COVID-19 News

Coronavirus genomic surveillance mechanism intensified

Coronavirus genomic surveillance mechanism in India New Delhi, Dec 07: A consortium of national laboratories based in four cities – Bengaluru, Hyderabad, New Delhi, and Pune – is continuously conducting genomic surveillance of coronavirus, which has helped to sequence more and more samples of the virus. The focus of the consortium The consortium is focused on upscaling genomic surveillance as part of national efforts led by the INSACOG – Indian SARS-CoV-2 Genomics Consortium to respond to the COVID-19 pandemic. It is expected that the effort will aid in a rapid response to contain the spread of variants of concern. Institutions involved in the consortium Apart from the Centre for Cellular and Molecular Biology (CCMB) and National Center for Biological Sciences (NCBS), the consortium includes CSIR-Institute of Genomics and Integrative Biology (IGIB), New Delhi; Pune Knowledge Cluster, Indian Institute of Science Education and Research (IISER), Pune; and CSIR-National Chemical Laboratory (NCL), Pune. The first two cases of the Omicron variant of coronavirus were recently confirmed in Bangalore by the National Center for Biological Sciences (NCBS). NCBS is part of a consortium of national laboratories performing genomic surveillance across four city clusters – Bangalore, Hyderabad, New Delhi and Pune. The consortium was established four months ago with support from The Rockefeller Foundation’s Pandemic Prevention Institute and is led by the Centre for Cellular and Molecular Biology (CCMB), Hyderabad. The consortium intensified its sequencing efforts after the World Health Organization (WHO) announced Omicron as a Variant of Concern. Such an intensified effort enabled the Bangalore team at the NCBS, a member laboratory of INSACOG, in collaboration with Strand Life Sciences and the Bruhat Bengaluru Mahanagara Palike (BBMP), to detect, rapidly sequence, and verify the existence of the omicron variant in samples from two COVID-19 infected individuals. The information was quickly passed on to the local and national authorities, and the government of India issued a statement on 2nd December 2021 afternoon, all within four days of receiving the samples. Both SARS-CoV-2 genomes have also been uploaded to the global repository for SARS-CoV-2 sequences, GISAID so that they can be made readily available to…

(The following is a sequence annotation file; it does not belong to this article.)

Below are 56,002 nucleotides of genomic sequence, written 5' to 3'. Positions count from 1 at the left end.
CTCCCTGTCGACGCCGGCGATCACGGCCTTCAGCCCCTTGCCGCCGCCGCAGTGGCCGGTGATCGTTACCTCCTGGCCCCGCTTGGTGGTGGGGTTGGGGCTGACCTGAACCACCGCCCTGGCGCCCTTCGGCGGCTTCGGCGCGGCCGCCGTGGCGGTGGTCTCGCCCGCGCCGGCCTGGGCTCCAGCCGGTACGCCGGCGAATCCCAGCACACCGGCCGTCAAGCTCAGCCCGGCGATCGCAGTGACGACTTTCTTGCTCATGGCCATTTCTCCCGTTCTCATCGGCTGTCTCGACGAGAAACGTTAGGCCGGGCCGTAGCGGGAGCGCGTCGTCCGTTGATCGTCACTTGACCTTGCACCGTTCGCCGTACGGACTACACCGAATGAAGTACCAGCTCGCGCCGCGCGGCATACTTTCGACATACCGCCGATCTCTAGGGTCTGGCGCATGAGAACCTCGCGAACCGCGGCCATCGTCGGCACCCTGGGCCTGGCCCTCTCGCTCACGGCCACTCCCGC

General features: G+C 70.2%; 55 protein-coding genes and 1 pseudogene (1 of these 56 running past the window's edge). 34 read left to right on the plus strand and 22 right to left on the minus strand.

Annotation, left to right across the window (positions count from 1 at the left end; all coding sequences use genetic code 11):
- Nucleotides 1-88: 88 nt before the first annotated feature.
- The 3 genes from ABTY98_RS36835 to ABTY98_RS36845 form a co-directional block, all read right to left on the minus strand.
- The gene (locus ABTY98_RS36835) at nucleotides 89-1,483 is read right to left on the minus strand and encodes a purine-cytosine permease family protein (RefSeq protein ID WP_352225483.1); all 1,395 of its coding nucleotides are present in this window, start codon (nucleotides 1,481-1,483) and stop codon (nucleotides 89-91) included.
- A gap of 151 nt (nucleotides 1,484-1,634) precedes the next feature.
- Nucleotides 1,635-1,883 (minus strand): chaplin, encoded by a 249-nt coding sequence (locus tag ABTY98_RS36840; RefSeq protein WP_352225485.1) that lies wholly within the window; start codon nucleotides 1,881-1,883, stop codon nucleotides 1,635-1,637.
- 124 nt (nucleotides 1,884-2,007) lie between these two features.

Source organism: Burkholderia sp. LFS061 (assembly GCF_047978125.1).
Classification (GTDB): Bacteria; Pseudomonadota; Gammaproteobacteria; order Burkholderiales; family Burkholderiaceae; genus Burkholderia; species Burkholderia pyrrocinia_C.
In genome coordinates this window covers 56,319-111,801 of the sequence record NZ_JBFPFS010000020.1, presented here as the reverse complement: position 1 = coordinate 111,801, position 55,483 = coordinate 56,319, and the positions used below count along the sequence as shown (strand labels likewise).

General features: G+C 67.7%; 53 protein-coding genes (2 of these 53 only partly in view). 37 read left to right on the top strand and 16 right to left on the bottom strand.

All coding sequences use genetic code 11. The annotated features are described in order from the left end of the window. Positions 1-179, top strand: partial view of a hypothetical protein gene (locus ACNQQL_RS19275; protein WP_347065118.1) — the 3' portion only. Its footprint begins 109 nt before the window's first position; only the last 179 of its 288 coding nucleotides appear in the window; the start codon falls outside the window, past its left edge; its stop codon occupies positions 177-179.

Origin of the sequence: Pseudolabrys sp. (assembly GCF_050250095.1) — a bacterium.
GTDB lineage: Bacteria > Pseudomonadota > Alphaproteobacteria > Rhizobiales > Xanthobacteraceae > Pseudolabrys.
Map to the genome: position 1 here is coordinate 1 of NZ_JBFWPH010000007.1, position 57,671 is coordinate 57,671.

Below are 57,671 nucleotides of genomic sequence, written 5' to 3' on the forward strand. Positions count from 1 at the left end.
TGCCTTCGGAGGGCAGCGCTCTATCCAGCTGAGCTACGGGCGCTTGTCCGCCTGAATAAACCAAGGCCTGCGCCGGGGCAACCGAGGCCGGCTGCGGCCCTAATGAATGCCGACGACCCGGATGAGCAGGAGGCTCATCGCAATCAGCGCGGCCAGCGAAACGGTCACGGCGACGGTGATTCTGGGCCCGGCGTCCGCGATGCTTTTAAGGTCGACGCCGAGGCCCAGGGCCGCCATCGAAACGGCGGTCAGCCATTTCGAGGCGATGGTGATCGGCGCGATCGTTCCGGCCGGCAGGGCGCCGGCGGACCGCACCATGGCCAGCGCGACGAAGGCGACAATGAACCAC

COVID-19 News

Know everything about the ‘Omicron’ coronavirus reported from South Africa

What we know about the Omicron variant of Covid-19 so far Update on Omicron (B.1.1.529): SARS-CoV-2 Variant New Delhi, 29th November 2021. On 26 November 2021, the world health organization (WHO) designated variant B.1.1.529 a variant of concern, named Omicron, on the advice of WHO’s Technical Advisory Group on Virus Evolution (TAG-VE).  This decision was based on the evidence presented to the TAG-VE that Omicron has several mutations that may have an impact on how it behaves, for example, on how easily it spreads or the severity of illness it causes. Here is a summary of what is currently known about Omicron (B.1.1.529). This information has been released by the World Health Organization about Omicron (B.1.1.529) Current knowledge about Omicron (B.1.1.529) Researchers in South Africa and around the world are conducting studies to better understand many aspects of Omicron and will continue to share the findings of these studies as they become available. Transmissibility of Omicron (B.1.1.529): It is not yet clear whether Omicron is more transmissible (e.g., more easily spread from person to person) compared to other variants, including Delta. The number of people testing positive has risen in areas of South Africa affected by this variant, but epidemiologic studies are underway to understand if it is because of Omicron or other factors. The severity of disease of Omicron (B.1.1.529): It is not yet clear whether infection with Omicron causes more severe disease compared to infections with other variants, including Delta.  Preliminary data suggests that there are increasing rates of hospitalization in South Africa, but this may be due to increasing overall numbers of people becoming infected, rather than a result of a specific infection with Omicron.  There is currently no information to suggest that symptoms associated with Omicron are different from those from other variants.  Initially reported infections were among university studies—younger individuals who tend to have the more mild disease—but understanding the level of severity of the Omicron variant will take days to several weeks.  All variants of COVID-19, including the Delta variant that is dominant worldwide, can cause severe disease or death, in particular for the…